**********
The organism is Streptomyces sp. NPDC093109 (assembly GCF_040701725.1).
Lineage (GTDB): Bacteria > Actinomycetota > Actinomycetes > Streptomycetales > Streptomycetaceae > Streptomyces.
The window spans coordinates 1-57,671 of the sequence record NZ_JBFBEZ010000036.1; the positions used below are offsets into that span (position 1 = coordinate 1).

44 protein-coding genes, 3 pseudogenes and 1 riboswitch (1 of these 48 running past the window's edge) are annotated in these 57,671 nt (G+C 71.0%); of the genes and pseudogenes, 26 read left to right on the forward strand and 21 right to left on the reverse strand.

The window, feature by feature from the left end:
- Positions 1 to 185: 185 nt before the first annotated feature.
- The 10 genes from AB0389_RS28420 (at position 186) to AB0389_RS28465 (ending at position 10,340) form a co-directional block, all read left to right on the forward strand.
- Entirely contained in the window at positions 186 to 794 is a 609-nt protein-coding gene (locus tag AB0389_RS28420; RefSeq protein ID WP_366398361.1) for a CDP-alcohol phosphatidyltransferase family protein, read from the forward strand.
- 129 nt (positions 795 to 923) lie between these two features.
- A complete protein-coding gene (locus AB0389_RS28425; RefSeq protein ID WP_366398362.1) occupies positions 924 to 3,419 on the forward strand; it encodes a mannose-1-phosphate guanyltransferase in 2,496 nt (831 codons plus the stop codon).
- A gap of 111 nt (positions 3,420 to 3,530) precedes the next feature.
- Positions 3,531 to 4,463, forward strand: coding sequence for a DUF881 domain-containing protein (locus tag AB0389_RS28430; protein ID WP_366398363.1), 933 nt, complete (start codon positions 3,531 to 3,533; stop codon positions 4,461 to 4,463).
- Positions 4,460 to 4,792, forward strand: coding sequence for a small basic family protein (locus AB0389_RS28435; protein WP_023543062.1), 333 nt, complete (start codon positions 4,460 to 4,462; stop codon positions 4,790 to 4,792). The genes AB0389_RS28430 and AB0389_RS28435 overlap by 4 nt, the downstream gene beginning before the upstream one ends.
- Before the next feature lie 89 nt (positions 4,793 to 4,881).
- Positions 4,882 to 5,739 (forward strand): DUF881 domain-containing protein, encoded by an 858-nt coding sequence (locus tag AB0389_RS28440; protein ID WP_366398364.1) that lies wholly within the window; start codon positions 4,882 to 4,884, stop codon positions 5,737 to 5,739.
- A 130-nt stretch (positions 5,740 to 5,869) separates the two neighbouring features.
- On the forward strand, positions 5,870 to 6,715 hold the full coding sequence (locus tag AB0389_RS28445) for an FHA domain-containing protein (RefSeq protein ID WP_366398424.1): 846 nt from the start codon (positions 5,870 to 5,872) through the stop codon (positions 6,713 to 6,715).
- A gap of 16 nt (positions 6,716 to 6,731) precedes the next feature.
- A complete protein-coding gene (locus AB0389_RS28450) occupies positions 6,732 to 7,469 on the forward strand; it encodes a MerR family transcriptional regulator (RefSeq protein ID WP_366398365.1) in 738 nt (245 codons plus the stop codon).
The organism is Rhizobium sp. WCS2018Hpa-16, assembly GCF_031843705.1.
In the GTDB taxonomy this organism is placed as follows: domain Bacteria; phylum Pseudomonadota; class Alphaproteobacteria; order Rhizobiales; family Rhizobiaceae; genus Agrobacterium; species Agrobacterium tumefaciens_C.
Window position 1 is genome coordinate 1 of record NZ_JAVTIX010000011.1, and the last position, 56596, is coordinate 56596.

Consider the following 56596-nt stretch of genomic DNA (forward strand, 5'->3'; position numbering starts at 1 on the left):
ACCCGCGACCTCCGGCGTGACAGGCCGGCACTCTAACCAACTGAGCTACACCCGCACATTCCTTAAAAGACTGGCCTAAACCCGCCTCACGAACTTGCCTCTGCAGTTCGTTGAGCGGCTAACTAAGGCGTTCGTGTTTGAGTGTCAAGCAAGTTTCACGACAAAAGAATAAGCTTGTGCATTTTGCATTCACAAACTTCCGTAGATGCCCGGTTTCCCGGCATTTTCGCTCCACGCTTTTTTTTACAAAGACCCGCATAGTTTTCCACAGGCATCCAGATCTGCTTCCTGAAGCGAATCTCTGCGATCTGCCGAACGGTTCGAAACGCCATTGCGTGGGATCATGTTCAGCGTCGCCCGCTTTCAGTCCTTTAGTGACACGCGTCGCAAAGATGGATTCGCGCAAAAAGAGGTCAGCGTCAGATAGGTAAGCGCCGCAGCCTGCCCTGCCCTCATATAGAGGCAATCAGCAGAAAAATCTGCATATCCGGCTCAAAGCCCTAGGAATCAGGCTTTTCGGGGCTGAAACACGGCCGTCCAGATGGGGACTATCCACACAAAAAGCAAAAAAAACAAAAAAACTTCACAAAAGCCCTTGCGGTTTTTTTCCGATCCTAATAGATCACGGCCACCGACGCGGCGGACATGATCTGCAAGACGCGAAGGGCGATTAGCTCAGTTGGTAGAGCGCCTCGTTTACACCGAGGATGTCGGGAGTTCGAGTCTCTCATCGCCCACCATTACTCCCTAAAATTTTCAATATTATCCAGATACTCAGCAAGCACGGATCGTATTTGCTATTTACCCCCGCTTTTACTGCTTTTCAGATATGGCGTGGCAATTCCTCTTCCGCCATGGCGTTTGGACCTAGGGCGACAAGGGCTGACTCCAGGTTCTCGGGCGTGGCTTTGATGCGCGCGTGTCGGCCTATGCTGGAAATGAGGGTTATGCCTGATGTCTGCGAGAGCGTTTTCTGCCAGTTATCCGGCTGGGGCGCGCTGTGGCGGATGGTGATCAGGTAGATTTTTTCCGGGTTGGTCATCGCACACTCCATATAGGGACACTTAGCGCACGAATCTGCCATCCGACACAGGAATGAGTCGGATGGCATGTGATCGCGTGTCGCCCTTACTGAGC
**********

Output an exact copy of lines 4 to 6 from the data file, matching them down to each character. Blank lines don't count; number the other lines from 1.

44 protein-coding genes, 3 pseudogenes and 1 riboswitch (1 of these 48 running past the window's edge) are annotated in these 57,671 nt (G+C 71.0%); of the genes and pseudogenes, 26 read left to right on the forward strand and 21 right to left on the reverse strand.

The window, feature by feature from the left end:
- Positions 1 to 185: 185 nt before the first annotated feature.